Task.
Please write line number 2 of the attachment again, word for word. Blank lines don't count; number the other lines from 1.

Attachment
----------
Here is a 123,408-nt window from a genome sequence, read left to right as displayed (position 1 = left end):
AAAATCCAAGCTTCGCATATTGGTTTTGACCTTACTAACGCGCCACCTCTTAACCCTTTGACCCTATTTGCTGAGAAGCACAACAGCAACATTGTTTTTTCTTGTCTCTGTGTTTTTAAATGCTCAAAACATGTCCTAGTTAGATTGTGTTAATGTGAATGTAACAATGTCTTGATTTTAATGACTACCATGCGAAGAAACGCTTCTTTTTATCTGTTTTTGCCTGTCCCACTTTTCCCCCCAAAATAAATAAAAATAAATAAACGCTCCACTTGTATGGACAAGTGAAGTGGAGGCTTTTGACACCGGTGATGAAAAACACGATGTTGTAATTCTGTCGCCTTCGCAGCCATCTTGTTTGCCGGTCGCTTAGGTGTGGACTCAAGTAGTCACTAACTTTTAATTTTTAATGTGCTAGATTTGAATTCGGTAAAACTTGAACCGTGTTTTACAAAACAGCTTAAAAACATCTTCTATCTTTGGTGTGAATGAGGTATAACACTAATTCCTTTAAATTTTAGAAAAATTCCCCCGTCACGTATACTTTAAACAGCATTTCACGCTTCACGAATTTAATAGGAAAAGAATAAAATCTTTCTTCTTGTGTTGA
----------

AAAATCCAAGCTTCGCATATTGGTTTTGACCTTACTAACGCGCCACCTCTTAACCCTTTGACCCTATTTGCTGAGAAGCACAACAGCAACATTGTTTTTTCTTGTCTCTGTGTTTTTAAATGCTCAAAACATGTCCTAGTTAGATTGTGTTAATGTGAATGTAACAATGTCTTGATTTTAATGACTACCATGCGAAGAAACGCTTCTTTTTATCTGTTTTTGCCTGTCCCACTTTTCCCCCCAAAATAAATAAAAATAAATAAACGCTCCACTTGTATGGACAAGTGAAGTGGAGGCTTTTGACACCGGTGATGAAAAACACGATGTTGTAATTCTGTCGCCTTCGCAGCCATCTTGTTTGCCGGTCGCTTAGGTGTGGACTCAAGTAGTCACTAACTTTTAATTTTTAATGTGCTAGATTTGAATTCGGTAAAACTTGAACCGTGTTTTACAAAACAGCTTAAAAACATCTTCTATCTTTGGTGTGAATGAGGTATAACACTAATTCCTTTAAATTTTAGAAAAATTCCCCCGTCACGTATACTTTAAACAGCATTTCACGCTTCACGAATTTAATAGGAAAAGAATAAAATCTTTCTTCTTGTGTTGA